9 ms and TR=23 ms) preceded by a 15° FE pulse, resulting in a 135-ms low-resolution acquisition window. The resolution was 4.8×4.8×3 mm at 261×261×24 mm field of view, reconstructed to 0.5×0.5×1.5 mm. Each high-resolution segment consisted of two interleaves of a 75-interleave 3D center-out spiral acquisition with eight through-plane phase encode steps. The first interleaf of each segment was acquired with a 45° WE pulse and the second with a 90° WE pulse. Each interleave consisted of 4096 points acquired over 10 ms (TE=3.4 ms and TR=1 RR interval). A spatial saturation pulse was applied to the chest wall immediately prior to the high-resolution imaging segment in order to minimize artifacts from structures not moving
with the coronary artery. The high-resolution data were temporally located in the subject-specific right coronary rest period. Where possible, the low-resolution GW572016 data were also acquired during this period of minimal motion, but the timing of the high-resolution data was prioritized. As the low-resolution data are acquired in a reverse-centric kz phase order, the effect of any motion during the low-resolution acquisition is expected to be minimal. The total acquisition duration was 300 cardiac cycles (assuming 100% respiratory efficiency) or 5 min (with a heart rate of 60 beats/min). The acquired resolution was 0.7×0.7×3 mm over a 570×570×24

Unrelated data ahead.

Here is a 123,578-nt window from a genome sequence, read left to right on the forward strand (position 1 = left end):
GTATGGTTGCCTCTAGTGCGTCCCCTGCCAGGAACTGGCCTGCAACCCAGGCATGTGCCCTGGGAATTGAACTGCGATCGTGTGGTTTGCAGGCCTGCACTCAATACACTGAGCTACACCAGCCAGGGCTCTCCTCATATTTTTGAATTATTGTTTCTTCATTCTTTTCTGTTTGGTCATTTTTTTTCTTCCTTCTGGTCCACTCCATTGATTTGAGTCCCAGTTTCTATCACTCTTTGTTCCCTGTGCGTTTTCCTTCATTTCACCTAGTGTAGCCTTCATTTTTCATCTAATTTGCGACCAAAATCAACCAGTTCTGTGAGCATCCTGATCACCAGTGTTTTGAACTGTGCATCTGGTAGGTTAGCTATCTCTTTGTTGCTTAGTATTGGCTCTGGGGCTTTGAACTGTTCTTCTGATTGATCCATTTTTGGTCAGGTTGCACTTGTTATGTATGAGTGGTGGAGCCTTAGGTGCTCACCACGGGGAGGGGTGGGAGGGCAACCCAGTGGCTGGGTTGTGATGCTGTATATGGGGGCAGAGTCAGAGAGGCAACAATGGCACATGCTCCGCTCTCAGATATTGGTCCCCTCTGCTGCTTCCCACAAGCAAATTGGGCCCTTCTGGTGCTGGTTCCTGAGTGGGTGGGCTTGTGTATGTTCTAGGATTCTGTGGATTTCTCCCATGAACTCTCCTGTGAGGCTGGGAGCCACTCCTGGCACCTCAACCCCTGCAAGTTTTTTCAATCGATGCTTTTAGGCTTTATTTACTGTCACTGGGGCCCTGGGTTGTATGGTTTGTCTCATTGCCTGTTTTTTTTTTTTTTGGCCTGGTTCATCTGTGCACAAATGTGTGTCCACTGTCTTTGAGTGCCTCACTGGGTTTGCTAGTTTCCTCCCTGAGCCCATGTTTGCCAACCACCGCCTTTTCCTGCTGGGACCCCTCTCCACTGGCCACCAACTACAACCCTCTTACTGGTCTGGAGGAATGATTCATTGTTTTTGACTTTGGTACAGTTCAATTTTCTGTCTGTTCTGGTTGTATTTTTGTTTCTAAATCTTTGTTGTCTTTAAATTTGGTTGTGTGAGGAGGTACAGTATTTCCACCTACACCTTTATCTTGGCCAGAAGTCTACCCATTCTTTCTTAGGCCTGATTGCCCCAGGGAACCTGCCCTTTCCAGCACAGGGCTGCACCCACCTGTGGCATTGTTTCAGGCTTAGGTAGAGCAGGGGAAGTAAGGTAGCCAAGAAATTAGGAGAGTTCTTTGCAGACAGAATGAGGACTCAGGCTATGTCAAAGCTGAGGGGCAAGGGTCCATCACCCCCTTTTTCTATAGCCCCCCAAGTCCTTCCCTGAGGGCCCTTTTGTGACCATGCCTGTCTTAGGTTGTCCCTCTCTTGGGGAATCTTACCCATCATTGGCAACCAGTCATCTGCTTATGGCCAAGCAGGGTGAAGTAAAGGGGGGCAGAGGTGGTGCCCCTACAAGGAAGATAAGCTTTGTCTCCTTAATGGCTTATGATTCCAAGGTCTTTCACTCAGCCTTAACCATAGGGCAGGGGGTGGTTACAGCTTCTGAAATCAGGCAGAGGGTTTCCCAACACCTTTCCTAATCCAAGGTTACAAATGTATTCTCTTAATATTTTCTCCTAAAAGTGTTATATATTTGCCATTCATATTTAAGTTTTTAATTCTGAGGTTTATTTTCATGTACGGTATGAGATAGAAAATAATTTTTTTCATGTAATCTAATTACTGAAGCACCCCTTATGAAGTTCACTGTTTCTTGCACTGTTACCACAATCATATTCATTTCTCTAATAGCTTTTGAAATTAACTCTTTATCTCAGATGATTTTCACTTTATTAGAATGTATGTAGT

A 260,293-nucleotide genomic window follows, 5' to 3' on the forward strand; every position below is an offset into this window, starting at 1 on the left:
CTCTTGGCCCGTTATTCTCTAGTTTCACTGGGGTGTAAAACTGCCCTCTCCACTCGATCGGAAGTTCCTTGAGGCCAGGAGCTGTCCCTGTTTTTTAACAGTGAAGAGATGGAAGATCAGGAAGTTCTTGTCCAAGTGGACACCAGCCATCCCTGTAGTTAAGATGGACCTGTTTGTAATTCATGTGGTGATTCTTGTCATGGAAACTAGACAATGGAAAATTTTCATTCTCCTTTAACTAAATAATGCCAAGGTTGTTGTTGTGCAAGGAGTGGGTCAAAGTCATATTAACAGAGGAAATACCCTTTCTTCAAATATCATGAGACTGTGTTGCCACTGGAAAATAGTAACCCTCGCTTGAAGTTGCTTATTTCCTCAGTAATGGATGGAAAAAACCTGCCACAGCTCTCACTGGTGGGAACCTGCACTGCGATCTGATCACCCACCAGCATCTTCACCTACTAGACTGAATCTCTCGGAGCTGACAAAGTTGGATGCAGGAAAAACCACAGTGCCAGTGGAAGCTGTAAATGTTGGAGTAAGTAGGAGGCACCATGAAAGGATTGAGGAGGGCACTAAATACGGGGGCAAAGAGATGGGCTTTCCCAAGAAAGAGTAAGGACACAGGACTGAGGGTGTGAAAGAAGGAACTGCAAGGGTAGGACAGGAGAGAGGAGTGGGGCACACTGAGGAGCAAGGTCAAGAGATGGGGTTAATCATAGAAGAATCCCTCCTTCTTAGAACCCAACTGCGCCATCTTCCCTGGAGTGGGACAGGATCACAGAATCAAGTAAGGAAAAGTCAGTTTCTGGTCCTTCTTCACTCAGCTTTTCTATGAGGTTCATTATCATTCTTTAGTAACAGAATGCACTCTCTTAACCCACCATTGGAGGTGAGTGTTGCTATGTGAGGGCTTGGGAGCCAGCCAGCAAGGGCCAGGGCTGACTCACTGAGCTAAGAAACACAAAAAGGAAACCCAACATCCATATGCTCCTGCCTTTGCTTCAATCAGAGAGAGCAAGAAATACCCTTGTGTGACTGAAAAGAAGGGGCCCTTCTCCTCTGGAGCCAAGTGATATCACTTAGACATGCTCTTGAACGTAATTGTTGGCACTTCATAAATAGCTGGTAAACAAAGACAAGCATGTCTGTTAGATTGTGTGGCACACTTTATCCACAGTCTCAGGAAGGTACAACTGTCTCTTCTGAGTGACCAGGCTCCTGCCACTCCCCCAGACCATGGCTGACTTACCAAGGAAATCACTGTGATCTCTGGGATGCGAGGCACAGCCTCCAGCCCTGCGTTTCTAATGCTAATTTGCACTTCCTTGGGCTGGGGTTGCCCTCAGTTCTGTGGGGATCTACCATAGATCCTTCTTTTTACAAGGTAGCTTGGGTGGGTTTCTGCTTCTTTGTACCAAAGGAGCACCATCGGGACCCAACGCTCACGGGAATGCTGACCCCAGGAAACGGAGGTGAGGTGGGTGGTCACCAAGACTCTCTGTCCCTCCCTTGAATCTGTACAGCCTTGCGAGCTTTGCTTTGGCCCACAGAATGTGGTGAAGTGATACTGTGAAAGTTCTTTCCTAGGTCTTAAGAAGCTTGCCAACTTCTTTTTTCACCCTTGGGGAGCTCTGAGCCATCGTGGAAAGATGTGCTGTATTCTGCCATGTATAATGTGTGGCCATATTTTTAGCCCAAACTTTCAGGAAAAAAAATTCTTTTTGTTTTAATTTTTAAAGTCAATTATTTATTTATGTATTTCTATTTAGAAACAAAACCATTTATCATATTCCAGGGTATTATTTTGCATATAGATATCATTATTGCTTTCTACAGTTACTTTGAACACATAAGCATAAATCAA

mm field of view which was reconstructed to a 0.7×0.7×1.5 mm pixel size. The high field of view was Hydroxychloroquine mw used to bolster signal to noise ratio (SNR) in the images and to move any characteristic spiral artifacts PLX-4720 cost away from the anatomy of interest. The high-resolution acquisition window was 35 ms. All images were reconstructed and processed offline using in-house software written in MATLAB 2009a (The Mathworks, Natick, MA). Beat-to-beat 3D respiratory displacement of the right coronary artery was determined using a 3D local normalized subpixel cross-correlation of the low-resolution volumes acquired in each cardiac cycle. An end
expiratory volume was chosen as a reference using the diaphragmatic navigator information. A cuboid-shaped reference region around the coronary origin was defined on the reference volume, aided by a colored overlay of the fat image on the uncorrected high-resolution water image, as seen in Fig. 3. A search region was also defined on this volume and copied to the other low-resolution volumes for the subsequent beat-to-beat cross-correlation. In order to determine the appropriate dimensions for the search region, the cross-correlation was initially performed on a subset of 20 of the low-resolution volumes before performing the full procedure. The two high-resolution spiral interleaves acquired in each cardiac cycle were corrected  for respiratory motion using the 3D beat-to-beat translations obtained, and high-resolution images were reconstructed using a standard gridding  and fast Fourier transform technique.